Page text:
And we urbanites are well aware of how lucky we are to reside within the sublime heights of human existence with access to every type of cultural and heuristic endeavor. As an ardent urbanite, philosopher Jean-Paul Sartre was well aware that the metropolitan milieu is quite capable of inducing transcendence as well. Writing of city streets he said that “they are more than just thoroughfares, they are social milieus; you pause there, meet others, drink, eat, and live there. Sunday you dress up and go for a walk for the pleasure of greeting friends, to see and be seen. These are the streets that inspired Jules Romains with his ‘unanimism.’ They are infused with a collective spirit which varies with each hour of the day.” Unanimism, what a concept—for does one not intrinsically feel a cumulative urban consciousness arising from city living in which we all sip from? Does one not feel even if only tacitly like a supplicant entering a concrete and glass temple when immersed within the streets and alleys of an urban jungle? Even though I give no credence to anything that claims there is a possibility of transcending individual subjective consciousness in order to reach an objectivity, there nonetheless is something quite intriguing and yes, even true about this concept in its urban materialization.

The anoesis I experience just by walking the streets of my city I can not imagine ever growing bored of, let alone not have access to. Everything I need materially and philosophically is found here. So the attempted populist slanders which the small time townees hurl at urban elites can only arise from a place of jealousy and fear. Their benighted world is destined to dissolve and wash away while the continued evolution of internationalism will eventuate into a state of world urbanity. In the future, it will no longer be asked what country are you from or in which country do you reside (or hopefully any other such sectarian query)? Instead the question will be, what city are you from? This is a future I look forward to and long for with…oh yes, vellicating anticipation.

*All photos were taken by me in San Francisco during the years 2005-08.

What do you think?

Please keep your comments polite and on-topic.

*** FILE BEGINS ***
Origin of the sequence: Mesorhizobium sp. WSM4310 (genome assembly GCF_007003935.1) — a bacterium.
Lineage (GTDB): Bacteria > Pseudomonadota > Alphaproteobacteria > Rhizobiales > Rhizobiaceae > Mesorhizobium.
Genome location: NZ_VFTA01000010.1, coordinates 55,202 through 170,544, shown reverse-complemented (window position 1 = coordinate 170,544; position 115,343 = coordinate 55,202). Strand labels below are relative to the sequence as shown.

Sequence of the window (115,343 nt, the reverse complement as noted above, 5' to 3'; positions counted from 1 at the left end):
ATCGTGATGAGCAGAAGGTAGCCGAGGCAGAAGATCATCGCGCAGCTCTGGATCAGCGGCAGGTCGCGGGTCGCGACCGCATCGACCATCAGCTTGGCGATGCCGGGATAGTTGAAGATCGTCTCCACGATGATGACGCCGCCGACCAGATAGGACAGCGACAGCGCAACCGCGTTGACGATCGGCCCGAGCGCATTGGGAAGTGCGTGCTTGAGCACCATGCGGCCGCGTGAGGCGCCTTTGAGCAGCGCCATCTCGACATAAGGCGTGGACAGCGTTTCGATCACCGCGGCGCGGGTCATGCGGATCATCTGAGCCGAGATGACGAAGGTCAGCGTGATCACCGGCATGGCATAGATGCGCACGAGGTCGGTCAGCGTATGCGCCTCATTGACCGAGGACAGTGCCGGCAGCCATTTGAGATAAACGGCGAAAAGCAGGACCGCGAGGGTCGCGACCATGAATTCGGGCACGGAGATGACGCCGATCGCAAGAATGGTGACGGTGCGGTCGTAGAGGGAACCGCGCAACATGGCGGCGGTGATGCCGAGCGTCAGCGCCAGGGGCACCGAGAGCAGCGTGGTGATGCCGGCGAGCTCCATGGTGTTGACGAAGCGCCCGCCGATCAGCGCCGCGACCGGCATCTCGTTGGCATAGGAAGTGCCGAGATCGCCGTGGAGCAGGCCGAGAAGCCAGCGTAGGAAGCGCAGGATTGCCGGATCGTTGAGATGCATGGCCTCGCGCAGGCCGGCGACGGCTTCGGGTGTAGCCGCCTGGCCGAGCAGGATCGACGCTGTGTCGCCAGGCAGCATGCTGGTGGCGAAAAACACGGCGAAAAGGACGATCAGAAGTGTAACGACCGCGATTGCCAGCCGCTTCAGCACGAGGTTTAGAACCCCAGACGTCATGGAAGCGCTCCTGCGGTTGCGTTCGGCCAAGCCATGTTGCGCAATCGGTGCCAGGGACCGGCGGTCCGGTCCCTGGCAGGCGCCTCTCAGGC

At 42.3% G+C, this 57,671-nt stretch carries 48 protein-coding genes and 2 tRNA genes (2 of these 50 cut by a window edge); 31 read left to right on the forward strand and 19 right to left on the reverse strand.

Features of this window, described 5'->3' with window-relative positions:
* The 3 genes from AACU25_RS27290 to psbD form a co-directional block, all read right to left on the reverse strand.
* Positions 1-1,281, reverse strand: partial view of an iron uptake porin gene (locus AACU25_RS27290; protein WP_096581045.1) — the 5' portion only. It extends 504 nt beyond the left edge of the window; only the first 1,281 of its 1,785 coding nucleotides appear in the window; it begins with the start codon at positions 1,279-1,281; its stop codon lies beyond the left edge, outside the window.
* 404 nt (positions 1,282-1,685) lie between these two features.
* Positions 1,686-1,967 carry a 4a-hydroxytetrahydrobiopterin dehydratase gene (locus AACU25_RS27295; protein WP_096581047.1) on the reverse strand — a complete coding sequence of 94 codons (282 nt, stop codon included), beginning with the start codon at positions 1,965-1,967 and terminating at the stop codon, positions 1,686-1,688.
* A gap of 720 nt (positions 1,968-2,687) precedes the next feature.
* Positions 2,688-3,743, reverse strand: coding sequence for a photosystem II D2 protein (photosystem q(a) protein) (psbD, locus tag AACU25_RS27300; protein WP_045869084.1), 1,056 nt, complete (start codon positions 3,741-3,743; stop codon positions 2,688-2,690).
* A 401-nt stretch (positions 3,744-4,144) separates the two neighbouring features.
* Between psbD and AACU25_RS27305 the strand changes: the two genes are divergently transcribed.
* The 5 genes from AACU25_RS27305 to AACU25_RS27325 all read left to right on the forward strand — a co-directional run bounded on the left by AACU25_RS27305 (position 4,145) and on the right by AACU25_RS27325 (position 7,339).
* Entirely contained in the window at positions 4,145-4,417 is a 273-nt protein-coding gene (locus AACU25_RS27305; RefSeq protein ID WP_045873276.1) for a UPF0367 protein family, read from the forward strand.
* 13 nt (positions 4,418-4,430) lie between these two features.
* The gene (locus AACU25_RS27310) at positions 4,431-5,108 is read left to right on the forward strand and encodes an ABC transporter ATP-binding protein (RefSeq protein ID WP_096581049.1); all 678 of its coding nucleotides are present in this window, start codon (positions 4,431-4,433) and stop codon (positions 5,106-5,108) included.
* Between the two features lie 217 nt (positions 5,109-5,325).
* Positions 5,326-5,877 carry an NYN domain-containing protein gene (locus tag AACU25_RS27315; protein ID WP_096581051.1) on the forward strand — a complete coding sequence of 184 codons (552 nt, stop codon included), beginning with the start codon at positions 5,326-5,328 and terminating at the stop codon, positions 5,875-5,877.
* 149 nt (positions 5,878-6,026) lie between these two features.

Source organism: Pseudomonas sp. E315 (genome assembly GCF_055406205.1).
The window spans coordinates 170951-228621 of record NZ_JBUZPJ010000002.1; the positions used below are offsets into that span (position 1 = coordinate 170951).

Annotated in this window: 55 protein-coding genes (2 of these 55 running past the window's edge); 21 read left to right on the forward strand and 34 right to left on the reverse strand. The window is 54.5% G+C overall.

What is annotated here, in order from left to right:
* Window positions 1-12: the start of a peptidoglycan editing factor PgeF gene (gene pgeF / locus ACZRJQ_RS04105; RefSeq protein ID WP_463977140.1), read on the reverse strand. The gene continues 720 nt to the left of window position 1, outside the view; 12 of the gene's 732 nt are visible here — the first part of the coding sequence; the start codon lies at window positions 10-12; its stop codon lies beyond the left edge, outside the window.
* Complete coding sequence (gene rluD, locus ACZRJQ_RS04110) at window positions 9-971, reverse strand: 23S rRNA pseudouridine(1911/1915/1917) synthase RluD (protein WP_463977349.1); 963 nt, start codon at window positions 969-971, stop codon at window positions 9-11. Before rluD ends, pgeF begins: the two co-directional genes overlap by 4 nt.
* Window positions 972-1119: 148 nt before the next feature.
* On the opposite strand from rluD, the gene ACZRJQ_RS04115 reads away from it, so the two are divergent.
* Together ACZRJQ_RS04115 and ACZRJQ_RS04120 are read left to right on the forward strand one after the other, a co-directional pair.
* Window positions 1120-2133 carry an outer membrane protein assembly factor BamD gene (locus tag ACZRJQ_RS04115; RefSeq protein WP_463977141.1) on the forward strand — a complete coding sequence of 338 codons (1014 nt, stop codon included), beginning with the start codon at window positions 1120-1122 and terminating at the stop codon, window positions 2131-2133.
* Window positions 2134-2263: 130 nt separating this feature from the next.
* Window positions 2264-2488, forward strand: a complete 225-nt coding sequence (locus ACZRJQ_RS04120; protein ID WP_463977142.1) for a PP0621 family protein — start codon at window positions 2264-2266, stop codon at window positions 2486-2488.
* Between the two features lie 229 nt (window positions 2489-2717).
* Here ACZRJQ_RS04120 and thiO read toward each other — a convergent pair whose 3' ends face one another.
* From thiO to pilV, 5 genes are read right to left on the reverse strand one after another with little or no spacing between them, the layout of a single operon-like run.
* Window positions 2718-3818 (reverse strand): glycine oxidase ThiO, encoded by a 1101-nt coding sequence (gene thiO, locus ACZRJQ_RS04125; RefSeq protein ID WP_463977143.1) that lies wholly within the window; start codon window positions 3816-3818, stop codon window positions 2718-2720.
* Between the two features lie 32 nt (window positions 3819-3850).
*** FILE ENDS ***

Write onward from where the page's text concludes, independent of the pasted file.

Fill in your details below or click an icon to log in: Logo

You are commenting using your account. Log Out /  Change )

Google+ photo

You are commenting using your Google+ account. Log Out /  Change )

Twitter picture

You are commenting using your Twitter account. Log Out /  Change )

Facebook photo

You are commenting using your Facebook account. Log Out /  Change )

Connecting to %s


I’d love to follow this post, but it seems that you are showcasing your vocabulary rather than your ideas. Forgive me, but it may be blogs like this that give credence to the complaint about “coastal elitists.” There is a difference between intelligent commentary and pedantic word vomit. In my humble opinion, yours is the latter.


April 13, 2013

Thank you Eric for your comment, it is indeed much appreciated. Despite your professed humility in issuing forth critical invective, you give me the awful impression of having not read my essay completely or thoroughly before executing your rebuff. One of course can take umbrage with literary style and presentation, but to accuse me of not presenting ideas at all is fatuous. You compound your error and make it all the more obvious when you solely accuse me of logorrhea and empty thought. Is that really the extent of your criticism? What of my notions on urban living and the cosmopolitan? What of the philosophical notions of the existential contained within urban life. What of my references to Sartre and Romains? You have nothing to say about any of these ideations and attempted syntheses. Are you even capable of saying anything about these subjects? You also seemed to entirely miss the point where I explicitly state that the attempted pejorative of elitist is always a compliment no matter the tone of voice in which it is issued (more often than not elicited by resentment and insecurity, intellectual or otherwise). I immensely love your comment though, as it perfectly encapsulates the main thesis of the essay. I do not think you realized that that was what you were doing, but I thank you anyway.


April 13, 2013

%d bloggers like this: